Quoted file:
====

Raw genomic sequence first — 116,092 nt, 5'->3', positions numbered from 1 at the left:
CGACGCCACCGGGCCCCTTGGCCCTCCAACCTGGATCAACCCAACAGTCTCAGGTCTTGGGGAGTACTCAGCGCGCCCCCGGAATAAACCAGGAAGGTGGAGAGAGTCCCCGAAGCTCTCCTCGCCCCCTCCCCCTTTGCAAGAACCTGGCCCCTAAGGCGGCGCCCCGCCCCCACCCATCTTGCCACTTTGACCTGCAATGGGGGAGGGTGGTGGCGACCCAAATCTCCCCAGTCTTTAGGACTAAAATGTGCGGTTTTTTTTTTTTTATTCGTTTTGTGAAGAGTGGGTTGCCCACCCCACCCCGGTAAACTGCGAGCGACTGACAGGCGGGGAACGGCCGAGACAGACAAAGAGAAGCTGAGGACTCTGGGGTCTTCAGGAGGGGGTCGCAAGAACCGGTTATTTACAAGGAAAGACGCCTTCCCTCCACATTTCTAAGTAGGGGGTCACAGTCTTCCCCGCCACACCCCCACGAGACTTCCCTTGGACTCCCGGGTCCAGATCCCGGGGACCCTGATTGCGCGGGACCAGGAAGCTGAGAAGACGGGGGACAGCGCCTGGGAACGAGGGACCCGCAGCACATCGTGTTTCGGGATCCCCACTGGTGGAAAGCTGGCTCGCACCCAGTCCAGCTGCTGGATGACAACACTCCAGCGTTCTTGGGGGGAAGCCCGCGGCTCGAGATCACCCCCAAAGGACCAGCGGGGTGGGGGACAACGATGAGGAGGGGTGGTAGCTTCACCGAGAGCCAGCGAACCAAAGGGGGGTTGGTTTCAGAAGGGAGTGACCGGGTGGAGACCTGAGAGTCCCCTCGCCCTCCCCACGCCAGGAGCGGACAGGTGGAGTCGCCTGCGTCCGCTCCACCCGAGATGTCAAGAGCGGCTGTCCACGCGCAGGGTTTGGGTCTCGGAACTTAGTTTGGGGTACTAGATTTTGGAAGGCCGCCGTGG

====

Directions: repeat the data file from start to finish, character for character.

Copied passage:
Raw genomic sequence first — 116,092 nt, 5'->3', positions numbered from 1 at the left:
CGACGCCACCGGGCCCCTTGGCCCTCCAACCTGGATCAACCCAACAGTCTCAGGTCTTGGGGAGTACTCAGCGCGCCCCCGGAATAAACCAGGAAGGTGGAGAGAGTCCCCGAAGCTCTCCTCGCCCCCTCCCCCTTTGCAAGAACCTGGCCCCTAAGGCGGCGCCCCGCCCCCACCCATCTTGCCACTTTGACCTGCAATGGGGGAGGGTGGTGGCGACCCAAATCTCCCCAGTCTTTAGGACTAAAATGTGCGGTTTTTTTTTTTTTATTCGTTTTGTGAAGAGTGGGTTGCCCACCCCACCCCGGTAAACTGCGAGCGACTGACAGGCGGGGAACGGCCGAGACAGACAAAGAGAAGCTGAGGACTCTGGGGTCTTCAGGAGGGGGTCGCAAGAACCGGTTATTTACAAGGAAAGACGCCTTCCCTCCACATTTCTAAGTAGGGGGTCACAGTCTTCCCCGCCACACCCCCACGAGACTTCCCTTGGACTCCCGGGTCCAGATCCCGGGGACCCTGATTGCGCGGGACCAGGAAGCTGAGAAGACGGGGGACAGCGCCTGGGAACGAGGGACCCGCAGCACATCGTGTTTCGGGATCCCCACTGGTGGAAAGCTGGCTCGCACCCAGTCCAGCTGCTGGATGACAACACTCCAGCGTTCTTGGGGGGAAGCCCGCGGCTCGAGATCACCCCCAAAGGACCAGCGGGGTGGGGGACAACGATGAGGAGGGGTGGTAGCTTCACCGAGAGCCAGCGAACCAAAGGGGGGTTGGTTTCAGAAGGGAGTGACCGGGTGGAGACCTGAGAGTCCCCTCGCCCTCCCCACGCCAGGAGCGGACAGGTGGAGTCGCCTGCGTCCGCTCCACCCGAGATGTCAAGAGCGGCTGTCCACGCGCAGGGTTTGGGTCTCGGAACTTAGTTTGGGGTACTAGATTTTGGAAGGCCGCCGTGG